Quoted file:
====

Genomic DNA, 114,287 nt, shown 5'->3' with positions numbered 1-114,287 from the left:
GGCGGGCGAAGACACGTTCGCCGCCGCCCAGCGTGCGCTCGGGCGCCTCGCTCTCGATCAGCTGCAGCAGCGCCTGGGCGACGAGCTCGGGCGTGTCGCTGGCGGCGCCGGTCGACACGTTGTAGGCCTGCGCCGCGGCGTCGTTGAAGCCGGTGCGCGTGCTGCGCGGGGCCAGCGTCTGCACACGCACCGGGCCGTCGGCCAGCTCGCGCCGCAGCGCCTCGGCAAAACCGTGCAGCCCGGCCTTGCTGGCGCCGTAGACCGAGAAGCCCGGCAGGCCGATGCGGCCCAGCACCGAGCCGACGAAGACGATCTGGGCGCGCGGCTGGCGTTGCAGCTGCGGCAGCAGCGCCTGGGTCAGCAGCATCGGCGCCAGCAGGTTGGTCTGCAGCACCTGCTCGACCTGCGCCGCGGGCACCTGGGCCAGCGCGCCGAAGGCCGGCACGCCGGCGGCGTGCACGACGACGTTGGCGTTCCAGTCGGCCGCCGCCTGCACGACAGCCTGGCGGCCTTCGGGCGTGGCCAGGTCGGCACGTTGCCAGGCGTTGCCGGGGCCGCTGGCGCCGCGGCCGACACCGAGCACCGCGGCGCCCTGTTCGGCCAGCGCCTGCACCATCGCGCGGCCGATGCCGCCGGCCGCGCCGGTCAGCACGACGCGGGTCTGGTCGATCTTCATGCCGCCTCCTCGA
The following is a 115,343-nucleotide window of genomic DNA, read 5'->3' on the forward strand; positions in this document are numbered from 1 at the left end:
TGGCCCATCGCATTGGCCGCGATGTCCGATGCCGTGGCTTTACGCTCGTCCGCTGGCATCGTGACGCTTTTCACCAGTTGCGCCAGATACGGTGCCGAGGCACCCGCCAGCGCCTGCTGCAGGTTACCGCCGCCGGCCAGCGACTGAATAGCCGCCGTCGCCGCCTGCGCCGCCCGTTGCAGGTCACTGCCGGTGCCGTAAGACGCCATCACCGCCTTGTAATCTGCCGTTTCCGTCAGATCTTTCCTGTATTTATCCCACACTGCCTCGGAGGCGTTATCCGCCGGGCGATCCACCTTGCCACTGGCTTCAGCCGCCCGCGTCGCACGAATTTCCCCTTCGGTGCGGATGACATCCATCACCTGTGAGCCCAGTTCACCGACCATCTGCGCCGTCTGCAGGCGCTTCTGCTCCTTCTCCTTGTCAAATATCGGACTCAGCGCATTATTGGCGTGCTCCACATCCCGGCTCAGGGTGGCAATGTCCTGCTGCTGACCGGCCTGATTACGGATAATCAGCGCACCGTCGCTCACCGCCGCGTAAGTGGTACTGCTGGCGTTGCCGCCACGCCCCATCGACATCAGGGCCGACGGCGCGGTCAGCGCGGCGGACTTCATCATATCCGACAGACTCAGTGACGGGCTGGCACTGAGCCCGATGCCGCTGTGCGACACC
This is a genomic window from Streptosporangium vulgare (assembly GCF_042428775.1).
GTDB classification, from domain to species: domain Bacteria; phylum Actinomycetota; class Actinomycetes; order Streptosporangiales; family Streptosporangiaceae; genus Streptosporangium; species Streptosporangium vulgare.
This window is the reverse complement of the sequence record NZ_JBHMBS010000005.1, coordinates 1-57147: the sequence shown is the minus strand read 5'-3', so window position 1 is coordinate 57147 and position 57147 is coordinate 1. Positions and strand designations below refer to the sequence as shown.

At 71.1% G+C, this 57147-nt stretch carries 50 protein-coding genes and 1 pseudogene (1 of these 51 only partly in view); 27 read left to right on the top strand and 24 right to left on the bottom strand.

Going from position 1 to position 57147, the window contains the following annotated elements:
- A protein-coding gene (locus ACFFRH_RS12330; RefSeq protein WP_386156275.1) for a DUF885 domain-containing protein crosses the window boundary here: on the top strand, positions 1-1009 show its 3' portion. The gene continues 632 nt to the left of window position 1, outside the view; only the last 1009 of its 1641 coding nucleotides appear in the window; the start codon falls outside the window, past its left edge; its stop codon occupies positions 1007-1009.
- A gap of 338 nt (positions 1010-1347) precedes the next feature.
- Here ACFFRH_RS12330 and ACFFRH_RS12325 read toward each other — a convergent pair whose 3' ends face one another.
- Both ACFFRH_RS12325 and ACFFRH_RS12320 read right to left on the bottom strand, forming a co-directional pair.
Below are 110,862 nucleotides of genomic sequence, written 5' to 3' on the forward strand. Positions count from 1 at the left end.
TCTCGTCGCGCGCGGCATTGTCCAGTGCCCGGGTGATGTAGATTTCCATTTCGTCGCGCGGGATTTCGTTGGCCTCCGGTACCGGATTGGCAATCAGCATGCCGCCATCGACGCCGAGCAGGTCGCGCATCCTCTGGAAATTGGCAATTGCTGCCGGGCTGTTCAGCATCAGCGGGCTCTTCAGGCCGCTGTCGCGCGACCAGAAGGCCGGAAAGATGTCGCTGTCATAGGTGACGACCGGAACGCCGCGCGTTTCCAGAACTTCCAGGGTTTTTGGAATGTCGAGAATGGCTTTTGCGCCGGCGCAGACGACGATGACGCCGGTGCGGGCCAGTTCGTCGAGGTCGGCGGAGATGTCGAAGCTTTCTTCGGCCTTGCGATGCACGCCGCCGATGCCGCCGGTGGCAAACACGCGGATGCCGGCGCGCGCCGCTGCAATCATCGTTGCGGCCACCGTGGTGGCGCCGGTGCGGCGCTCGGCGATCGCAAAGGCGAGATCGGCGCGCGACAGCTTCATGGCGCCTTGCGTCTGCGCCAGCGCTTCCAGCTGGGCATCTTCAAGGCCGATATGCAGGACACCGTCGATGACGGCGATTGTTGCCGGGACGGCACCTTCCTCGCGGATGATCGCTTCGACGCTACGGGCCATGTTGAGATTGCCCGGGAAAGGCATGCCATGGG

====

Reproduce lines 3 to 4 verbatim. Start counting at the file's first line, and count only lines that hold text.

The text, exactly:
The following is a 115,343-nucleotide window of genomic DNA, read 5'->3' on the forward strand; positions in this document are numbered from 1 at the left end:
TGGCCCATCGCATTGGCCGCGATGTCCGATGCCGTGGCTTTACGCTCGTCCGCTGGCATCGTGACGCTTTTCACCAGTTGCGCCAGATACGGTGCCGAGGCACCCGCCAGCGCCTGCTGCAGGTTACCGCCGCCGGCCAGCGACTGAATAGCCGCCGTCGCCGCCTGCGCCGCCCGTTGCAGGTCACTGCCGGTGCCGTAAGACGCCATCACCGCCTTGTAATCTGCCGTTTCCGTCAGATCTTTCCTGTATTTATCCCACACTGCCTCGGAGGCGTTATCCGCCGGGCGATCCACCTTGCCACTGGCTTCAGCCGCCCGCGTCGCACGAATTTCCCCTTCGGTGCGGATGACATCCATCACCTGTGAGCCCAGTTCACCGACCATCTGCGCCGTCTGCAGGCGCTTCTGCTCCTTCTCCTTGTCAAATATCGGACTCAGCGCATTATTGGCGTGCTCCACATCCCGGCTCAGGGTGGCAATGTCCTGCTGCTGACCGGCCTGATTACGGATAATCAGCGCACCGTCGCTCACCGCCGCGTAAGTGGTACTGCTGGCGTTGCCGCCACGCCCCATCGACATCAGGGCCGACGGCGCGGTCAGCGCGGCGGACTTCATCATATCCGACAGACTCAGTGACGGGCTGGCACTGAGCCCGATGCCGCTGTGCGACACC